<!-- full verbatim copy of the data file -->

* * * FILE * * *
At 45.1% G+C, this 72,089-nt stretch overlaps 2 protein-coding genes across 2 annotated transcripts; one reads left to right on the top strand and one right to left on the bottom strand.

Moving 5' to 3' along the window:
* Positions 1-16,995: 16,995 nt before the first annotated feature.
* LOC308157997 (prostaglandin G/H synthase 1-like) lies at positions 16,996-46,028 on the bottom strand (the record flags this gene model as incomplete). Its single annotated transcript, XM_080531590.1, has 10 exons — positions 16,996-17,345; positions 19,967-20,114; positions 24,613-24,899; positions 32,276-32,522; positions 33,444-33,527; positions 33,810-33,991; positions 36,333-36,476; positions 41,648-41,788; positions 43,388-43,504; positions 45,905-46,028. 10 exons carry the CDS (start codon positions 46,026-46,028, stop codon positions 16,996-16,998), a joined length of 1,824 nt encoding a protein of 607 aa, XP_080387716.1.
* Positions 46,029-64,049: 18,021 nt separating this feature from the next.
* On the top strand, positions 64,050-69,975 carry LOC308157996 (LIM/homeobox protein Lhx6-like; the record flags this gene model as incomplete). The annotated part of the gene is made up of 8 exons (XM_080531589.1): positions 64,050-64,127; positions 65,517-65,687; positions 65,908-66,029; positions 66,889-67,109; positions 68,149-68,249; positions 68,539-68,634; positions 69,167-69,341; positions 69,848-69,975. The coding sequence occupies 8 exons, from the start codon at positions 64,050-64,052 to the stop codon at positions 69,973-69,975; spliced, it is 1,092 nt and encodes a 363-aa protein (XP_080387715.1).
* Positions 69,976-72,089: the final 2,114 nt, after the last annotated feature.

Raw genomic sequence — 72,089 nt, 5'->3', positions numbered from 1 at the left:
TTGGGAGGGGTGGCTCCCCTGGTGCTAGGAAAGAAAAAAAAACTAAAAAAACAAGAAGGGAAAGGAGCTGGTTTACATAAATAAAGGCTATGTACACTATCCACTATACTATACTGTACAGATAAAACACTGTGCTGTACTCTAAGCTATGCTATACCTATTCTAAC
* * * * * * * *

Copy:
At 45.1% G+C, this 72,089-nt stretch overlaps 2 protein-coding genes across 2 annotated transcripts; one reads left to right on the top strand and one right to left on the bottom strand.

Moving 5' to 3' along the window:
* Positions 1-16,995: 16,995 nt before the first annotated feature.
* LOC308157997 (prostaglandin G/H synthase 1-like) lies at positions 16,996-46,028 on the bottom strand (the record flags this gene model as incomplete). Its single annotated transcript, XM_080531590.1, has 10 exons — positions 16,996-17,345; positions 19,967-20,114; positions 24,613-24,899; positions 32,276-32,522; positions 33,444-33,527; positions 33,810-33,991; positions 36,333-36,476; positions 41,648-41,788; positions 43,388-43,504; positions 45,905-46,028. 10 exons carry the CDS (start codon positions 46,026-46,028, stop codon positions 16,996-16,998), a joined length of 1,824 nt encoding a protein of 607 aa, XP_080387716.1.
* Positions 46,029-64,049: 18,021 nt separating this feature from the next.
* On the top strand, positions 64,050-69,975 carry LOC308157996 (LIM/homeobox protein Lhx6-like; the record flags this gene model as incomplete). The annotated part of the gene is made up of 8 exons (XM_080531589.1): positions 64,050-64,127; positions 65,517-65,687; positions 65,908-66,029; positions 66,889-67,109; positions 68,149-68,249; positions 68,539-68,634; positions 69,167-69,341; positions 69,848-69,975. The coding sequence occupies 8 exons, from the start codon at positions 64,050-64,052 to the stop codon at positions 69,973-69,975; spliced, it is 1,092 nt and encodes a 363-aa protein (XP_080387715.1).
* Positions 69,976-72,089: the final 2,114 nt, after the last annotated feature.

Raw genomic sequence — 72,089 nt, 5'->3', positions numbered from 1 at the left:
TTGGGAGGGGTGGCTCCCCTGGTGCTAGGAAAGAAAAAAAAACTAAAAAAACAAGAAGGGAAAGGAGCTGGTTTACATAAATAAAGGCTATGTACACTATCCACTATACTATACTGTACAGATAAAACACTGTGCTGTACTCTAAGCTATGCTATACCTATTCTAAC